Defending LeBron 1

Wow, it’s been almost a month since I last posted here. Sheesh.

I’ve noticed a weird fact about myself lately that I’ve been trying to figure out. I have this strange compulsion to defend things I enjoy, particularly athletes.

Other than defending Tiger Woods’ incredible golf skills (and certainly NOT his personal life choices), I can’t think of anyone I’ve tried to defend (especially lately) more than LeBron.

So I took some time on the eve of LeBron winning his first NBA championship to try to figure out why I have this compulsion and where it comes from.

The short answer is, “I don’t know,” but Danielle tells me how much she LOATHES that answer, so let’s dig a bit further.

For most of my life, I’ve been a non boat rocker, if you will. I really don’t like conflict (even though it seems to come my way either here or on Facebook often), so I try to do whatever I can to go with the flow and not create problems.

By pure coincidence that started to change not terribly long before I met Danielle, and her influence has only helped it increase 🙂

Can I be honest? It’s incredibly emotionally tiring to put yourself out there for other people, as I’ve done on this blog and a couple others, and get mostly grief and aggravation back in return. I say “mostly”, because I’ve also received positive feedback, but the bad always tends to outshine (or is it “outdark”?) the good, as they say.

In the past 3 years, we’ve dealt with a lot. No, that’s not me being a whiny baby. That’s just the simple truth of the matter. Ever feel like life is conspiring against you? Well the majority of the past 3 years have felt that way for me. Again, I say “majority”, because there have been some amazing high points, and we’ve met some incredibly people, but there have been some LOW points as well. Very low.

I started on the “LeBron bandwagon”, if you will, right before he went pro. It was pretty obvious that he was a special talent, and it felt a lot like when I started following Tiger Woods right before he went pro in 1996. I’ve been a LeBron fan ever since. Was The Decision a bad decision? Yes. I don’t fault him for leaving Cleveland, but it could have been handled much better. Here’s the thing most people miss though. That special, even if you disagree with the lack of taste, etc., raised $2.5 MILLION dollars for that local Boys and Girls club. $2.5 MILLION. That’s nothing to sneeze at.

You can also fault the Heat for holding a glorified pep rally once Bosh and James landed in Miami where LeBron said he was looking forward to winning, “Not 1, not 2, not 3….” championships. Fine.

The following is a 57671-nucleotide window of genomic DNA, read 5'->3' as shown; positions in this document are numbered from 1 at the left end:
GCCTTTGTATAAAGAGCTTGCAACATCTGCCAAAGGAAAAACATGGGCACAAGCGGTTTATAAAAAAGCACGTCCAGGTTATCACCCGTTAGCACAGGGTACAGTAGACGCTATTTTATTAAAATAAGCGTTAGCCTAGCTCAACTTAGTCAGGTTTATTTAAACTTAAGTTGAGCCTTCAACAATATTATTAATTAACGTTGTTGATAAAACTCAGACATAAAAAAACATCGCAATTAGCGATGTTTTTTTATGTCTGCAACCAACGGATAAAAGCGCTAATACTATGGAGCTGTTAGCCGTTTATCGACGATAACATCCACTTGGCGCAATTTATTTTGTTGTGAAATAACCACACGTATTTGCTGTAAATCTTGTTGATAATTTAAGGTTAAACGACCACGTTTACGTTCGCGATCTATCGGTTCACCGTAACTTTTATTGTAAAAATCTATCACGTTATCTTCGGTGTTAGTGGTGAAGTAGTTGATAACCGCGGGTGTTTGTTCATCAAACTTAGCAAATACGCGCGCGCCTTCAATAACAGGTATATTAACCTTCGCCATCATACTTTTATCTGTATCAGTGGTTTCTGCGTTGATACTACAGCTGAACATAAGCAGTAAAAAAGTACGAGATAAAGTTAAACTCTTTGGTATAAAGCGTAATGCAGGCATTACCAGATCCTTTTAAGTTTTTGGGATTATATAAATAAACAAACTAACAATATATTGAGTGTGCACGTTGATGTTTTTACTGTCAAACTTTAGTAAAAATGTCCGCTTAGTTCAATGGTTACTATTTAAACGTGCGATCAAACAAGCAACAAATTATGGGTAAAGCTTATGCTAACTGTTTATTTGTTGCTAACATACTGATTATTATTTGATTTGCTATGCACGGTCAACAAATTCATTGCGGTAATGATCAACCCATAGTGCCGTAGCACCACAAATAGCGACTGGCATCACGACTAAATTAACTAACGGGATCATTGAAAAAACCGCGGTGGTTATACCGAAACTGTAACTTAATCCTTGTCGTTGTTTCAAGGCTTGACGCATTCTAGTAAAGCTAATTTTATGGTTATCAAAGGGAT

Do you know how old LeBron was when these two “offenses” took place? 25. Did you ever do anything stupid when you were 25? The answer is most likely, “yes.” You just had the fortune of not having your stupid choices broadcast around the globe and critiqued almost constantly for 2 years by, mostly, complete strangers. Wouldn’t that have been awesome? Yeah, I don’t think so.

I said all that to say, I feel a little bit like it’s been LeBron against the world the past couple years, and I’ve felt the same way over the past couple years. Sometimes it feels like no matter how much you give, how much good you do, etc. etc. it’s never enough, and life seems to repay you with garbage for your good. It gets old, for sure.

LeBron took that criticism and failure from the past couple years, worked hard, added pieces to his game and won a championship.

That’s what’s exciting to me. He looked at what life was throwing his way and decided to make something good out of it. That’s the attitude I’ve been trying to have lately. Although, admittedly, I haven’t done that great job of it. I want to move past all the hurt, pain and frustration of the past 3 years into something better, and I can see myself getting there.

And in that small way, I identify, at least partially, with LeBron.

One comment on “Defending LeBron

  1. Reply Luke Jun 27,2012 5:48 pm

    I’m with you on this post! I have been defending LeBron as well. Esp. to Z1G, who as you can tell, makes up his mind and rigidly defends his position to the point of exhaustion. I was a fan at the start and followed him up until the decision. Once he left Cleveland, I was heartbroken. But I blame it on the classic mismanagement of Cleveland sports teams. Plus LeBron was a boy who has been coddled by Ohio since early high school. He needed to go away and grow up and we saw that last year and his work in the off-season, re-defining his game, polishing it up and becoming a closer instead of a choker.

    Great post, thanks for writing. And thanks again for the extra traffic to my site 😉 IHS

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